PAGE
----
A.M. Architect Share Color Field Album, Short Film, and ‘Spectrasphere’

Premiere

While many of you—including, well, us—may not have $595 burning a big hole in your pocket, we’ve gotta hand it to A.M. Architect for its ridiculously ambitious “audiovisual album” Color Field. Available in both a standard digital edition and limited “Spectrasphere”, the record is the latest bar-raising effort from Deru and EFFIXX’s new 79Ancestors imprint, a “cross-disciplinary label for artists working at the intersection of music composition, performance art, cinema, and code.” According to a press release, the Color Field design object “plays the album and emits colorful waves of light which can be modulated with visual effects by controlling a series of knobs.” Its also loosely inspired by the “color therapy” instruments that are featured in a corresponding short film we’re psyched to premiere below.

Have a look/listen below, right alongside A.M. Architect’s commentary on the entire project….

One of the central ideas for our album was this concept of moving through a range of color tones, and what those hues would feel like. So that was kind of the central theme for the music side of this release. When we started writing the film, we decided to visualize that theme in 10 scenes—one for each song on the album. In the film we follow the the main character, Regan, as she navigates through the Color Field by way of a series of interactions with the Spectra Institute, a mysterious group that claims to offer enlightenment through color therapy.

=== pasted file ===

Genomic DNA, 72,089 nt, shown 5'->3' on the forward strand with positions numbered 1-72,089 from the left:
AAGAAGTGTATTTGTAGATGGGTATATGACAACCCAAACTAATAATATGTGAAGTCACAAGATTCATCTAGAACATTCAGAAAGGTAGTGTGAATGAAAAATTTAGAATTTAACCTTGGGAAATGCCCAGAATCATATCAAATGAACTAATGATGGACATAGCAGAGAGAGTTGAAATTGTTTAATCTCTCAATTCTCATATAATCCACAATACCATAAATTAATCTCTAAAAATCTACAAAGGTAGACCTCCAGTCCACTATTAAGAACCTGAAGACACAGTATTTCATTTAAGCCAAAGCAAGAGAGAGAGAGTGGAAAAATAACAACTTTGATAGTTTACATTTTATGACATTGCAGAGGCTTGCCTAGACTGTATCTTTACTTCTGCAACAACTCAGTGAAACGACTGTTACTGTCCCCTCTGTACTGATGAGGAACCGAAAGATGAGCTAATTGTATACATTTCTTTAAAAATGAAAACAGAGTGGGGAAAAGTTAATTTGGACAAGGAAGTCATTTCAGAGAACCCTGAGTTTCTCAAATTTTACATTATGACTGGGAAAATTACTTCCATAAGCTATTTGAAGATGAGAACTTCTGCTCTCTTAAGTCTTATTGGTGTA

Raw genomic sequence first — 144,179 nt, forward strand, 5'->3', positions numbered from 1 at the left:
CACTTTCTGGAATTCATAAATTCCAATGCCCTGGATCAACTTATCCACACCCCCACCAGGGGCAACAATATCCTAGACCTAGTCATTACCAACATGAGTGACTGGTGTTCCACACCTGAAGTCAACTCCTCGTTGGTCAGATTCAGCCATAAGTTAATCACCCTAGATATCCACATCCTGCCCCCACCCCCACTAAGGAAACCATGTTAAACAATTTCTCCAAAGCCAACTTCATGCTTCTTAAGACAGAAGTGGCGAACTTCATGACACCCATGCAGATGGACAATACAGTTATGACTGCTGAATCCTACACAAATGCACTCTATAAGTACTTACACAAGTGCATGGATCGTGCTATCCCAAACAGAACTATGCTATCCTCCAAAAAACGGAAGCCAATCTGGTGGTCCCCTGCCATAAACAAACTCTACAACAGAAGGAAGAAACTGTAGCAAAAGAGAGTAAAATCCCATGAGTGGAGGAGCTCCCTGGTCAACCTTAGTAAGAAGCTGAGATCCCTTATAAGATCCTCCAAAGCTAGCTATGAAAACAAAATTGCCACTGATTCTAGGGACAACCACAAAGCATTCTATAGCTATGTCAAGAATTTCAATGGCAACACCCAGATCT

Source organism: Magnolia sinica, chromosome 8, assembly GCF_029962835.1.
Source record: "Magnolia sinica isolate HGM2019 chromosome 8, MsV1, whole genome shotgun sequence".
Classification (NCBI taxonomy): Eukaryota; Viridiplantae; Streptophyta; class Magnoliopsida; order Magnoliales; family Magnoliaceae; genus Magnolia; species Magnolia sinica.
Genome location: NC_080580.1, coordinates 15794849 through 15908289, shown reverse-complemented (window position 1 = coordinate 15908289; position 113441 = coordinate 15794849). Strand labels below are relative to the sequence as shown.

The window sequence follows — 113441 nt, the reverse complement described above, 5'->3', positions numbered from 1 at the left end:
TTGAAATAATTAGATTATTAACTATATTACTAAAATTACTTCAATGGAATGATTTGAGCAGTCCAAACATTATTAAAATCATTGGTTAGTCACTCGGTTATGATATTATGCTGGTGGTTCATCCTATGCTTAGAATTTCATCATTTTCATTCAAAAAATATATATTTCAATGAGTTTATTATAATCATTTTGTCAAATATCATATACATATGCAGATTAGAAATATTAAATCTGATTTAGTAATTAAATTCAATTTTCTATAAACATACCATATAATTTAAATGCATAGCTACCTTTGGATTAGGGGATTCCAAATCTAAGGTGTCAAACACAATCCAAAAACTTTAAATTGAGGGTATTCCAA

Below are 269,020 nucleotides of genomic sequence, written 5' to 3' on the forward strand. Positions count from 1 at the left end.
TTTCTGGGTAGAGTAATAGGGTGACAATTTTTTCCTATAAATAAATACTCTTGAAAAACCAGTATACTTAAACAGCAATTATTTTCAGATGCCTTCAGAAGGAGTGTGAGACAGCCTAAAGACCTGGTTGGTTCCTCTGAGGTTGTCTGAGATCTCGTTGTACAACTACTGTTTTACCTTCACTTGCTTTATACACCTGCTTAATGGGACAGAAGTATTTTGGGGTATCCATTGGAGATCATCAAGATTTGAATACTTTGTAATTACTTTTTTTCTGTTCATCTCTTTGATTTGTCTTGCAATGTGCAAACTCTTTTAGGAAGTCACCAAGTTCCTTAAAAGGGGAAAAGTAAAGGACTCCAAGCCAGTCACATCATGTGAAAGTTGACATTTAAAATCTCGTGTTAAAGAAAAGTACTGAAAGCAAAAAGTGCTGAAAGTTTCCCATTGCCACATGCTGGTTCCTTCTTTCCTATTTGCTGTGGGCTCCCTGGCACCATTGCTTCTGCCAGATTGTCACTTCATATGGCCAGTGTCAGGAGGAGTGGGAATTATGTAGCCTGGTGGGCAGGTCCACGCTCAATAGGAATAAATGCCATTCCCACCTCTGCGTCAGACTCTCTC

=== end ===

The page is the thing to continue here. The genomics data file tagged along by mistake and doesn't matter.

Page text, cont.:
From the Spectra Institute’s automated answering service: “It is time to face your fears, your weaknesses, your doubts, sadness, anger, resentments, envy, and jealousy. You need to give in order to receive. Let go of what is making you sick through the cleansing light process.”

Early on, when we were initially thinking about ideas for the short film, we picked this area near Fredericksburg, Texas—north of San Antonio and west of Austin. We felt that we could get the kinds of color tones we wanted to achieve out there, and it has a great vibe that gave the film both mystery and beauty. There are a lot of really interesting locations in that part of Texas’ Hill Country. We had access to a really incredible ranch house that was over 100 years old; it had a great quality about it that helped make the film’s setting feel timeless….

A.M. Architect | Spectrasphere
A.M. Architect | Spectrasphere
A.M. Architect | Spectrasphere
A.M. Architect | Spectrasphere
A.M. Architect | Spectrasphere
A.M. Architect | Spectrasphere
A.M. Architect | Spectrasphere
A.M. Architect | Spectrasphere